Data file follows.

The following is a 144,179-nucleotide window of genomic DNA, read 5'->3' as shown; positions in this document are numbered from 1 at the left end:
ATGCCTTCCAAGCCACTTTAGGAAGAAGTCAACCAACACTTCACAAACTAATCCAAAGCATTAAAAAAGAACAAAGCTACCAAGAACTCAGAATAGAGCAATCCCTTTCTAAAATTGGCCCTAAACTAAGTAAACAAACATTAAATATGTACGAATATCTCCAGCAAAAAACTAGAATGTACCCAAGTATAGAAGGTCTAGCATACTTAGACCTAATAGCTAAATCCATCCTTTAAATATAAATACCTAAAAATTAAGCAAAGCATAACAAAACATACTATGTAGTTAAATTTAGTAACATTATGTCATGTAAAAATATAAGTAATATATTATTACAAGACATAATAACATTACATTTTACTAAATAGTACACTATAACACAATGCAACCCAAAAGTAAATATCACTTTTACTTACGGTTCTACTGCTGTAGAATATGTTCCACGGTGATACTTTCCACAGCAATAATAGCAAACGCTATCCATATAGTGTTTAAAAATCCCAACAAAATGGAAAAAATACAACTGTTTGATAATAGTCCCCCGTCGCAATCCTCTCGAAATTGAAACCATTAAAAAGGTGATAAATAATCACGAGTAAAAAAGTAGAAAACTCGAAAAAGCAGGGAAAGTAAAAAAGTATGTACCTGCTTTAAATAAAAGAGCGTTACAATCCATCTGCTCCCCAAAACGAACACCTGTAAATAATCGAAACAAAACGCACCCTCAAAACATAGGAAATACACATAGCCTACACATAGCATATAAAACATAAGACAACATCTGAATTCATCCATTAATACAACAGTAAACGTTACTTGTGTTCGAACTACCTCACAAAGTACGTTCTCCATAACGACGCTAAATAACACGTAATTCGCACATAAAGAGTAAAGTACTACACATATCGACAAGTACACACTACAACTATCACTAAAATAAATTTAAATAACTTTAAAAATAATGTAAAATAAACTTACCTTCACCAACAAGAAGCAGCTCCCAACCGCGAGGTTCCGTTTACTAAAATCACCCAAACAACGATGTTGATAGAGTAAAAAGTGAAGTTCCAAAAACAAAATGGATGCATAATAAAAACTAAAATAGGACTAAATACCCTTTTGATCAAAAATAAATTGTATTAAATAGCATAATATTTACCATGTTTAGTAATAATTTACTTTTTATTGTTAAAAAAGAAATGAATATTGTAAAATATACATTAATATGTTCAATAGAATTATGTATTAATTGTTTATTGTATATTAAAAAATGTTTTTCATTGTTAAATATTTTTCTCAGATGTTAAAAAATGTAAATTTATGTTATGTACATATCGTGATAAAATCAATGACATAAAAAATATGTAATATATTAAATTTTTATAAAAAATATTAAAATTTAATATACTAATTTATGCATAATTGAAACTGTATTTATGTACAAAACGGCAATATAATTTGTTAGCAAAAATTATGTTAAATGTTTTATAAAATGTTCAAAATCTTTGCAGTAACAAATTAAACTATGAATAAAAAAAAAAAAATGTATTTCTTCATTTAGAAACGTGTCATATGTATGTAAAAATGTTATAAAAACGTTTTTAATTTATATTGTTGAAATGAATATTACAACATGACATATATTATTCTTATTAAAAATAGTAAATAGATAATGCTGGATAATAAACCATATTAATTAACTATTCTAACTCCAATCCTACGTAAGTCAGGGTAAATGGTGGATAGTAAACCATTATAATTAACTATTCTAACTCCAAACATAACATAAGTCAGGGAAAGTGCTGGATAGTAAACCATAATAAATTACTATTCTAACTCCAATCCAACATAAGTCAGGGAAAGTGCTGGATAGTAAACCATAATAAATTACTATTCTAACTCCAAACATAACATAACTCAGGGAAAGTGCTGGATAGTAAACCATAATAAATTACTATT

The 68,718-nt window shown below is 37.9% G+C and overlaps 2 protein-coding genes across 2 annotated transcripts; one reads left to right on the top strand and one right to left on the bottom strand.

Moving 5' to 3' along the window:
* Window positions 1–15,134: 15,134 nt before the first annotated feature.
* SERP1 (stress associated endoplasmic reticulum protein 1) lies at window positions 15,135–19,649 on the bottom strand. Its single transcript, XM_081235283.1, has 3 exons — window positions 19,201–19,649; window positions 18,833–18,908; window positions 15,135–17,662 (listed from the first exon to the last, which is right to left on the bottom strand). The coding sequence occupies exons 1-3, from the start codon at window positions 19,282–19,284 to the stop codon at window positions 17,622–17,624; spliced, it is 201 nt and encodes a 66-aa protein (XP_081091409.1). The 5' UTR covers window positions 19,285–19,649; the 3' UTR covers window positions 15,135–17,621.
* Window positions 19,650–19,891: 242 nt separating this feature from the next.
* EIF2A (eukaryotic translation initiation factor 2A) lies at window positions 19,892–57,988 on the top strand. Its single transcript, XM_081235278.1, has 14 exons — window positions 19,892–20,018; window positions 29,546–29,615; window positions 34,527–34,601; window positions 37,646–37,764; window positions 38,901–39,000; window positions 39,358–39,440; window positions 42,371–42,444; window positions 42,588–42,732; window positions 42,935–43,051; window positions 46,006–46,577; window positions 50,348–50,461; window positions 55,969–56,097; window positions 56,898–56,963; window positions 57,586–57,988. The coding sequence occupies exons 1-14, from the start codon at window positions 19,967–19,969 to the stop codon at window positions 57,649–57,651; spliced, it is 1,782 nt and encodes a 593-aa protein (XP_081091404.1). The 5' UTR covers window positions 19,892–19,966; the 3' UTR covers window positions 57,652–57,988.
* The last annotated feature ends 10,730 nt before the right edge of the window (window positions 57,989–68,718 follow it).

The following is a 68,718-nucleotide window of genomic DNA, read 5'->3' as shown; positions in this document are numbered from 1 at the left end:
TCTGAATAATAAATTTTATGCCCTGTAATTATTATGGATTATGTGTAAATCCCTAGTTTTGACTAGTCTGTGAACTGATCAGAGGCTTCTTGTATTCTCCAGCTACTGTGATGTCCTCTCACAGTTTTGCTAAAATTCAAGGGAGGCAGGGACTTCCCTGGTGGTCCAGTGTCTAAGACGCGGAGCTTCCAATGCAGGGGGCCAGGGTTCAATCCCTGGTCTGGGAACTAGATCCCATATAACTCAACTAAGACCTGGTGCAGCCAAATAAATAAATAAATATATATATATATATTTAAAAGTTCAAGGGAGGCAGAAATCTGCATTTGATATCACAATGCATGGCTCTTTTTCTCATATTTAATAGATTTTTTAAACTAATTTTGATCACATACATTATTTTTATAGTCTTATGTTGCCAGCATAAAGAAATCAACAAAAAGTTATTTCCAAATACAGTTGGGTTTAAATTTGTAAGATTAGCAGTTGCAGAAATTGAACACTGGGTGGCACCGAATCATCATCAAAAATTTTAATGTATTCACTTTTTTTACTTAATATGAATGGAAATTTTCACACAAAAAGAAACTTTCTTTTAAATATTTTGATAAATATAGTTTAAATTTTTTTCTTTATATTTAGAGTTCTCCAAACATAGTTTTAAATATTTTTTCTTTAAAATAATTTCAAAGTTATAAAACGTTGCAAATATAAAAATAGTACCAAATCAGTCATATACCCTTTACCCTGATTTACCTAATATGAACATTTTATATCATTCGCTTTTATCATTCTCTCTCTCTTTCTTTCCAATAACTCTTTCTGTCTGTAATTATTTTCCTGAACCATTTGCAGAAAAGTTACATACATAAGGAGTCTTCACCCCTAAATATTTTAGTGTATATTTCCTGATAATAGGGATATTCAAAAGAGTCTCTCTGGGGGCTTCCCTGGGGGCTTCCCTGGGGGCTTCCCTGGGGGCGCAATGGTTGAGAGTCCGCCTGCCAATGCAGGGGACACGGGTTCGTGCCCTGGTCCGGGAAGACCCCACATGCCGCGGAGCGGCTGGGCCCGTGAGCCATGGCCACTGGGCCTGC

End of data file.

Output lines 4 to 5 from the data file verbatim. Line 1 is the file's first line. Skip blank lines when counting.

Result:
Moving 5' to 3' along the window:
* Window positions 1–15,134: 15,134 nt before the first annotated feature.